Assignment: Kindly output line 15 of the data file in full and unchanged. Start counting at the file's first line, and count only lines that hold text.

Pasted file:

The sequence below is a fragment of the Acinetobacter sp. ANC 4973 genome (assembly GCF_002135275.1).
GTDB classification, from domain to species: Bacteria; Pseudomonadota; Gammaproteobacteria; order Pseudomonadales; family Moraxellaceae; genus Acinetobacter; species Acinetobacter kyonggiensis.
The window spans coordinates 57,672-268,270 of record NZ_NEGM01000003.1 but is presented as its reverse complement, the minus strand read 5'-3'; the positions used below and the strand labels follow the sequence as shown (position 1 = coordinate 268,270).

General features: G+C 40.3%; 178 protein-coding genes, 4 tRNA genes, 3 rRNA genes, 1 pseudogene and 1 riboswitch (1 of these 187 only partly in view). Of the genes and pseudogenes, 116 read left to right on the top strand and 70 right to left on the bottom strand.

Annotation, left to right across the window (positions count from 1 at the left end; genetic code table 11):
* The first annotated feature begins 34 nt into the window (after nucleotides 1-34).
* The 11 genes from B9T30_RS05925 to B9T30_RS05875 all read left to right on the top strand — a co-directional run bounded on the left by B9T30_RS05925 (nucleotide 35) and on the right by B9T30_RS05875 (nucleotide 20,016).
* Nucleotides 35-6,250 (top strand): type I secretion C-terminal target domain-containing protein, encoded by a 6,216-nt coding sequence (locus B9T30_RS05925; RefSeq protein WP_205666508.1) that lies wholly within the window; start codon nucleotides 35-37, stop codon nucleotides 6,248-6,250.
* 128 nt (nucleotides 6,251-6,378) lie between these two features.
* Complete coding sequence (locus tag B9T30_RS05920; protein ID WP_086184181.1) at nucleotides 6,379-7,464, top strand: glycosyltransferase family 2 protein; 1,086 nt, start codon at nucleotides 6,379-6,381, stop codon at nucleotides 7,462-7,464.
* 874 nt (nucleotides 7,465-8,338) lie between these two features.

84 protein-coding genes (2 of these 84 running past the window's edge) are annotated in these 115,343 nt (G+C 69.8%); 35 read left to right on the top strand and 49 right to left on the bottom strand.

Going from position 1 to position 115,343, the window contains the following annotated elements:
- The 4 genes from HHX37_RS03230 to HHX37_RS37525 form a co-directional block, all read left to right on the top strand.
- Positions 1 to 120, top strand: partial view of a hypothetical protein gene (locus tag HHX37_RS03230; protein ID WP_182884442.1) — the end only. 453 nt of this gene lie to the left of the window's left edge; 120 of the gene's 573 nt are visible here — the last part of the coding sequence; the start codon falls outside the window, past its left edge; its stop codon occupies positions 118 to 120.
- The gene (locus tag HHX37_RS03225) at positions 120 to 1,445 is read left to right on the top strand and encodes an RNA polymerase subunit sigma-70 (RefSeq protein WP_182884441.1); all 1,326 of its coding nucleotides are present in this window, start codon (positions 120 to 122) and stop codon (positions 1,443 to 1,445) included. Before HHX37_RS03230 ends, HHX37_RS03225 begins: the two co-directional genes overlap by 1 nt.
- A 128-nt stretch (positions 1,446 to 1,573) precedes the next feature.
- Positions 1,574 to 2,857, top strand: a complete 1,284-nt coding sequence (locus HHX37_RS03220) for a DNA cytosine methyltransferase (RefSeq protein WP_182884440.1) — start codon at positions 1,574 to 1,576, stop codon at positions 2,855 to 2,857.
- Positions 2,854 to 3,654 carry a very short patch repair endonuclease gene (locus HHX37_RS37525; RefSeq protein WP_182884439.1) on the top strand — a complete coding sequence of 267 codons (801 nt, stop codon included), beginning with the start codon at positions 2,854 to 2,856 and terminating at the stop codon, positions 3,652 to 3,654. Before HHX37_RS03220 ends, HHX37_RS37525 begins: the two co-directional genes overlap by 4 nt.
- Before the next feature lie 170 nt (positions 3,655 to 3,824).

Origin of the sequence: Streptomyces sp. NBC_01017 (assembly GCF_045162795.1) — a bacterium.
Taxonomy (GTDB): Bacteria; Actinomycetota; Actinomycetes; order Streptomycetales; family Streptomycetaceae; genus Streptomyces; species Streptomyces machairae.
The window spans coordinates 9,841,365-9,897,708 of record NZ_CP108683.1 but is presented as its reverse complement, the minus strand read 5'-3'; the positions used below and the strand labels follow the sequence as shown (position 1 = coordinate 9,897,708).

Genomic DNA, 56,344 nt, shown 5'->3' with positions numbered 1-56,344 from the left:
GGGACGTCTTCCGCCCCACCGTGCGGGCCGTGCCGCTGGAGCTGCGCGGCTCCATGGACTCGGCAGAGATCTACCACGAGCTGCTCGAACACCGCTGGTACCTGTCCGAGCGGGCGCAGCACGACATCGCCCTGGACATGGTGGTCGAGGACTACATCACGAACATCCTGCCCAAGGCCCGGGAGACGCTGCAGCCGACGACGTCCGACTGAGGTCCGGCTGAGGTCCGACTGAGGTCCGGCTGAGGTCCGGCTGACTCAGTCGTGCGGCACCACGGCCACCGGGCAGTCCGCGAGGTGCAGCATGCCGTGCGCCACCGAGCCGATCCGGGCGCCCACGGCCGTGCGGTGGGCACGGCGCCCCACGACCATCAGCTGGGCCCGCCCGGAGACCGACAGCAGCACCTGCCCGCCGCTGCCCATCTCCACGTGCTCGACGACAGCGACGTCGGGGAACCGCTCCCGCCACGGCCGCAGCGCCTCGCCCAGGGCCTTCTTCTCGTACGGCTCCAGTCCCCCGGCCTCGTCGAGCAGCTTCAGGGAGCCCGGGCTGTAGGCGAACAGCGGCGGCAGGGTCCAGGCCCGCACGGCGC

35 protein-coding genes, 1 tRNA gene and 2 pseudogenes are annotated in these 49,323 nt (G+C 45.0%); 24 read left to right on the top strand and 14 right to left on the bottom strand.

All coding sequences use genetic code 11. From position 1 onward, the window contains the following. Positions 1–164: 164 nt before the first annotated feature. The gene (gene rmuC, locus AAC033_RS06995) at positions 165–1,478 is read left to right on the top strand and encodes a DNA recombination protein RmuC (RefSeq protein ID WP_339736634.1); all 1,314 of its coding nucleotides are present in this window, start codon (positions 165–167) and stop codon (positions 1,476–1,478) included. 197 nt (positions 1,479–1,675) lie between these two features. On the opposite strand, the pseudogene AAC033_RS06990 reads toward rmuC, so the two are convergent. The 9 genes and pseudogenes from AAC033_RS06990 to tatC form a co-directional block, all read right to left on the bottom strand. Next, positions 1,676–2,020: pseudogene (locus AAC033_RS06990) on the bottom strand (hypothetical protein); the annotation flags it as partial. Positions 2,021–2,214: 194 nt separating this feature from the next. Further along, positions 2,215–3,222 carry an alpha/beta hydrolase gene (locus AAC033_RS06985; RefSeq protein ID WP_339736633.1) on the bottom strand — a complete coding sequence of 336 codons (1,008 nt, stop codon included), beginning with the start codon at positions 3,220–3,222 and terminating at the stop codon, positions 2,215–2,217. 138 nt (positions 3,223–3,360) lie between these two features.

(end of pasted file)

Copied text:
- Positions 1 to 120, top strand: partial view of a hypothetical protein gene (locus tag HHX37_RS03230; protein ID WP_182884442.1) — the end only. 453 nt of this gene lie to the left of the window's left edge; 120 of the gene's 573 nt are visible here — the last part of the coding sequence; the start codon falls outside the window, past its left edge; its stop codon occupies positions 118 to 120.